They don’t want guys like Hitchens and Dawkins (and by extension, neither are they open to Harris, Dennett, Grayling, Stenger et.al.) because they know perfectly well that every time the Horsemen go up against religious apologists in debate, the religious side gets humiliated and the atheists don’t even have to exert themselves. They’re willing to give atheists a seat at the table, but only atheists who read Scripture the way the Church wants them to, and who promise to lay off the irony and sarcasm. In fact, they’re not even challenging the godless movement to come up with other voices to represent its ideas in the public square—there’s nothing wrong with asking to see some fresh faces, rather than another round with the same clutch of native Anglophone white guys with advanced degrees that everyone knows already—but they don’t want fresh faces, they expect the godless to send a defenseless novice in for a bloodbath, and for some reason they think it’s perfectly natural that they solicit debate partners in such terms.

The Pontifical Council for Culture, to be so pathetically transparent in their desperate bid for superiority, is either incredibly stupid, or they think atheists are incredibly stupid, but either way, it’s an insult to our intelligence. There will be godless debaters who will happily submit themselves for encounter and discussion in the search for truth, but they will not be meek and biddable like the RCC expects its atheists visitors to be. The evil, vicious New Atheists see what’s going on, and they will not let it go so easily.

“Pseudo-doctrine”?

The Vatican poo-poos Avatar on theological grounds:

L’Osservatore said the film “gets bogged down by a spiritualism linked to the worship of nature.” Similarly, Vatican Radio said it “cleverly winks at all those pseudo-doctrines that turn ecology into the religion of the millennium.”

The criticism is not that the film is overly religious or insufficiently religious, but that it’s not the right religion. It is a critique that presupposes an agreed-upon definition of religion as worshipping God–their God, specifically–and never something frivolous and pagan like nature. It assumes that ecology could not possibly be the basis of a valid religion, and everyone already knows that. The Vatican is behaving as though it is uniquely qualified to decide what is a valid doctrine (theirs) and what is a pseudo-doctrine.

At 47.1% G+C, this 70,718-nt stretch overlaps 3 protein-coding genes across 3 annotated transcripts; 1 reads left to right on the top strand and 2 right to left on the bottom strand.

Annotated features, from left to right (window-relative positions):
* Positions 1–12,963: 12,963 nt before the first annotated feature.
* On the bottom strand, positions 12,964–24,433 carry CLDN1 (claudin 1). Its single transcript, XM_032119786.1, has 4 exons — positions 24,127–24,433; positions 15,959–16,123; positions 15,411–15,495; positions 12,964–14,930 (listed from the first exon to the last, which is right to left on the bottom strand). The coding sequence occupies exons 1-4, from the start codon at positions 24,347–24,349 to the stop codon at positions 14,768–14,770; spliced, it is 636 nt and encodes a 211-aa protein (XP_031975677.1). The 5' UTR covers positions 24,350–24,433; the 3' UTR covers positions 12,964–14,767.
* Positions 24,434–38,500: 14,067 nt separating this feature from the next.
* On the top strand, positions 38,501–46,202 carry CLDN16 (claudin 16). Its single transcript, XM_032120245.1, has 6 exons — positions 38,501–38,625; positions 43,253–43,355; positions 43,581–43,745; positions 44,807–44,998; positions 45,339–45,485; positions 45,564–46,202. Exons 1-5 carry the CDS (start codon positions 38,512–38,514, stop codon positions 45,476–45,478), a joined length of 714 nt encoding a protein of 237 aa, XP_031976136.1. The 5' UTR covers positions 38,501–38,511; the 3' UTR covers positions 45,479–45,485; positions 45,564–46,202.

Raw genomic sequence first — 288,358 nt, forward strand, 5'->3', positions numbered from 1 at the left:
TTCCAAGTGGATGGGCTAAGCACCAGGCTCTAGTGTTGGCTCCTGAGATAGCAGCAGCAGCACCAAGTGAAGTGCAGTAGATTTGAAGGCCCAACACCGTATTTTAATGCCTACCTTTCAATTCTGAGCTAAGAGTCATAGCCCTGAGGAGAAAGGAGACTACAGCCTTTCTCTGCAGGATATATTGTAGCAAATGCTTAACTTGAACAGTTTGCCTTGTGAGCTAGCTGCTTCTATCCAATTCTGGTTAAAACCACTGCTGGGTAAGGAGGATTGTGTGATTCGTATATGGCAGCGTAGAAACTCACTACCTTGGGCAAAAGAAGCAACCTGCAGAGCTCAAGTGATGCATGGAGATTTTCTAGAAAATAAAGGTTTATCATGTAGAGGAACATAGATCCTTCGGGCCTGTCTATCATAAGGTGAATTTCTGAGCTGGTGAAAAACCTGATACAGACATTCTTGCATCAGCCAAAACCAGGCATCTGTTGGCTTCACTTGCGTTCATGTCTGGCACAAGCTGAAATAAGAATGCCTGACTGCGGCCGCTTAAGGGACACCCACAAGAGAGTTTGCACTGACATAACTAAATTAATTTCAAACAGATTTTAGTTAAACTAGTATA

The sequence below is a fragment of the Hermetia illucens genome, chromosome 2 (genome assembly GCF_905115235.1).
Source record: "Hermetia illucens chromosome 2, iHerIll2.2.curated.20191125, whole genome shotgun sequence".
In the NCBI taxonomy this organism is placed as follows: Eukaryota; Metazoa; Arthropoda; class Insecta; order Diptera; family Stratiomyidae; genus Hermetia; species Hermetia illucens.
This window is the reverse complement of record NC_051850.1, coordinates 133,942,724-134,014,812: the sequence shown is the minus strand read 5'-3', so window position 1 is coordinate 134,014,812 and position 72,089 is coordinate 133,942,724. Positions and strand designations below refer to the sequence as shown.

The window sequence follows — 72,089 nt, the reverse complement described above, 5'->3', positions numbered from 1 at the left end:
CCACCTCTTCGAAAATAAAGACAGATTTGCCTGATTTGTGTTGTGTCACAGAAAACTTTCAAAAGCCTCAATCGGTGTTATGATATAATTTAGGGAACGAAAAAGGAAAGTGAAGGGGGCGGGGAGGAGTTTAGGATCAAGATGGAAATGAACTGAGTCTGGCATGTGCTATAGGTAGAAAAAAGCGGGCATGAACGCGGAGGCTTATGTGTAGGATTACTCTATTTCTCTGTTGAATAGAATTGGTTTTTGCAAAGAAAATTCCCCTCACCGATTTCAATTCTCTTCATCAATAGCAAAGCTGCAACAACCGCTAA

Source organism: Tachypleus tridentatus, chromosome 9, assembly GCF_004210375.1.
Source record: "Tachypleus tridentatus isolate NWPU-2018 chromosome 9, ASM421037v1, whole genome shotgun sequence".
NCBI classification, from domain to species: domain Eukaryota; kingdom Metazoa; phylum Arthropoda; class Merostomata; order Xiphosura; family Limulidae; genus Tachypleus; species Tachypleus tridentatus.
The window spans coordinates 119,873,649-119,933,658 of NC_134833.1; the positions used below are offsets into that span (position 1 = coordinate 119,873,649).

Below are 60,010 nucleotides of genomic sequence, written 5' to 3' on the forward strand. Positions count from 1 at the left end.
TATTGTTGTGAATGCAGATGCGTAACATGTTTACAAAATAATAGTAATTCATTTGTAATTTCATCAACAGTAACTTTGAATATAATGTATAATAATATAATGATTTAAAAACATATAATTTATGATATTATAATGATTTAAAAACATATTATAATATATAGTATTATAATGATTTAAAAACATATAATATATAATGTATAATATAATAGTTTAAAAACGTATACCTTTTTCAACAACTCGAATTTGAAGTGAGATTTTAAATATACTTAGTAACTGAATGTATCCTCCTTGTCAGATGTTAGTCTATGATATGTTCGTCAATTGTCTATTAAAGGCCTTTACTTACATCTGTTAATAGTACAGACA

Granted, that’s totally their business. It’s just a movie review, and they can say whatever the fuck they want about Avatar or any other movie. I haven’t seen Avatar and I probably won’t see it. If I’m surprised at anything, it’s that a movie about blue aliens (and which has so far received very lukewarm reviews) is important enough to warrant a theological opinion from Vatican officials. It still raises the question: what exactly is it that makes a religion? Who gets to decide?

I demand you return those goalposts at once!

PZ Myers continues to field creationists’ demands for debate with scientists:

Carl Wieland, the creationist clown from Australia, wrote a bitter article denouncing atheists and scientists for refusing to give him a platform to yodel nonsense on, and one of the things he did was link to my my public refusal to debate him. Unfortunately, what that meant is that all of his Too-Stupid-To-Know-They’re-Stupid acolytes came charging over to declare that creationism was too scientific, evolutionism is a religion, scientists are afraid to debate their pet idiots, you’re all mean poopyheads who call us names, yadda yadda yadda. It’s turned into a regular storm of argument that has filled up the thread with over 1100 comments.

I don’t have much to add to the discussion of whether scientists should debate creationists. I’m just going to indulge in a tangent off Prof. Myers’s paraphrasing of creationist assertions that creationism is too scientific and that evolutionism is a religion.

Specifically, I want to talk about the claim of evolutionary theory as religion.

My question–and I’ve been wondering about this for some time–is, what is that supposed to mean, “evolutionism is a religion”? Is religion supposed to be a good thing, or is it not?

Why is it that “religion” means a belief or idea is sacred, moral and exempt from criticism, if it involves going to a place called a church (or any recognized house of worship) to worship God, but, when the “religion” in question takes place in a laboratory and examines evidence, then “religion” means it has no truth value and can be dismissed without evidence?

Why is it that we’re horrible, shrill, strident, intolerant people for examining the religion of a person who believes the Earth is roughly 6,000 years old, but evolutionary theory (or biology, or science in general) is “just a religion” as if it’s no more valid than anyone else’s opinion?

In fact, here’s another question that’s been bugging me for some time now:

Continue reading

Brit Hume is a dumbass

Everyone’s jumping all over him, so I know I’m late to the party, but he’s still such a juicy target!

The Political Animal reports:

“The extent to which he can recover seems to me depends on his faith,” Hume said. “He is said to be a Buddhist. I don’t think that faith offers the kind of forgiveness and redemption that is offered by the Christian faith. So, my message to Tiger is, ‘Tiger, turn to the Christian faith and you can make a total recovery and be a great example to the world.”

 “Forgiveness and redemption,” hmm?

What he’s basically saying is that Jesus will redeem and forgive Tiger so that he can keep on catting around like he’s been doing and simultaneously feel like a better person than the rest of us. Need I even mention John Ensign, Mark Sanford, Larry Craig, Ted Haggard and all the other jackasses hiding behind the cross while humiliating their families?